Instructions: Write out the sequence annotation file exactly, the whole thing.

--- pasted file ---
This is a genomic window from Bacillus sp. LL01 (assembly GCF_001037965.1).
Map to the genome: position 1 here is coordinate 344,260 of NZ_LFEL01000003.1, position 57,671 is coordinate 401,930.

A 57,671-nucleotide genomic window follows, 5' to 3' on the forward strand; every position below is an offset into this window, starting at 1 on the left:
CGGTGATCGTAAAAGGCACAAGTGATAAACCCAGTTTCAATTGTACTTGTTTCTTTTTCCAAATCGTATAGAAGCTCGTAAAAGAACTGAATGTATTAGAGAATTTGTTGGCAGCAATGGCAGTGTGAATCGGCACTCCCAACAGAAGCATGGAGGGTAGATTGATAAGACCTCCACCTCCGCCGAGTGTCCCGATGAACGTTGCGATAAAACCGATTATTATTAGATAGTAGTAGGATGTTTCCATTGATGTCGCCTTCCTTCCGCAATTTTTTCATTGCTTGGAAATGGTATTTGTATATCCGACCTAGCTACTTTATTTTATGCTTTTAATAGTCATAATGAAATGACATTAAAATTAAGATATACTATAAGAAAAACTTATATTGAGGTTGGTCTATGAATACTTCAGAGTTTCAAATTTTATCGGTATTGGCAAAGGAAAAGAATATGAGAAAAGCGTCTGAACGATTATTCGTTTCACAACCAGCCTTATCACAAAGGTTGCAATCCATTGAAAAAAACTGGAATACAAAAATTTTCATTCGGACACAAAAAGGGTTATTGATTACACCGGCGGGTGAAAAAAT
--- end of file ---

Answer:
This is a genomic window from Bacillus sp. LL01 (assembly GCF_001037965.1).
Map to the genome: position 1 here is coordinate 344,260 of NZ_LFEL01000003.1, position 57,671 is coordinate 401,930.

A 57,671-nucleotide genomic window follows, 5' to 3' on the forward strand; every position below is an offset into this window, starting at 1 on the left:
CGGTGATCGTAAAAGGCACAAGTGATAAACCCAGTTTCAATTGTACTTGTTTCTTTTTCCAAATCGTATAGAAGCTCGTAAAAGAACTGAATGTATTAGAGAATTTGTTGGCAGCAATGGCAGTGTGAATCGGCACTCCCAACAGAAGCATGGAGGGTAGATTGATAAGACCTCCACCTCCGCCGAGTGTCCCGATGAACGTTGCGATAAAACCGATTATTATTAGATAGTAGTAGGATGTTTCCATTGATGTCGCCTTCCTTCCGCAATTTTTTCATTGCTTGGAAATGGTATTTGTATATCCGACCTAGCTACTTTATTTTATGCTTTTAATAGTCATAATGAAATGACATTAAAATTAAGATATACTATAAGAAAAACTTATATTGAGGTTGGTCTATGAATACTTCAGAGTTTCAAATTTTATCGGTATTGGCAAAGGAAAAGAATATGAGAAAAGCGTCTGAACGATTATTCGTTTCACAACCAGCCTTATCACAAAGGTTGCAATCCATTGAAAAAAACTGGAATACAAAAATTTTCATTCGGACACAAAAAGGGTTATTGATTACACCGGCGGGTGAAAAAAT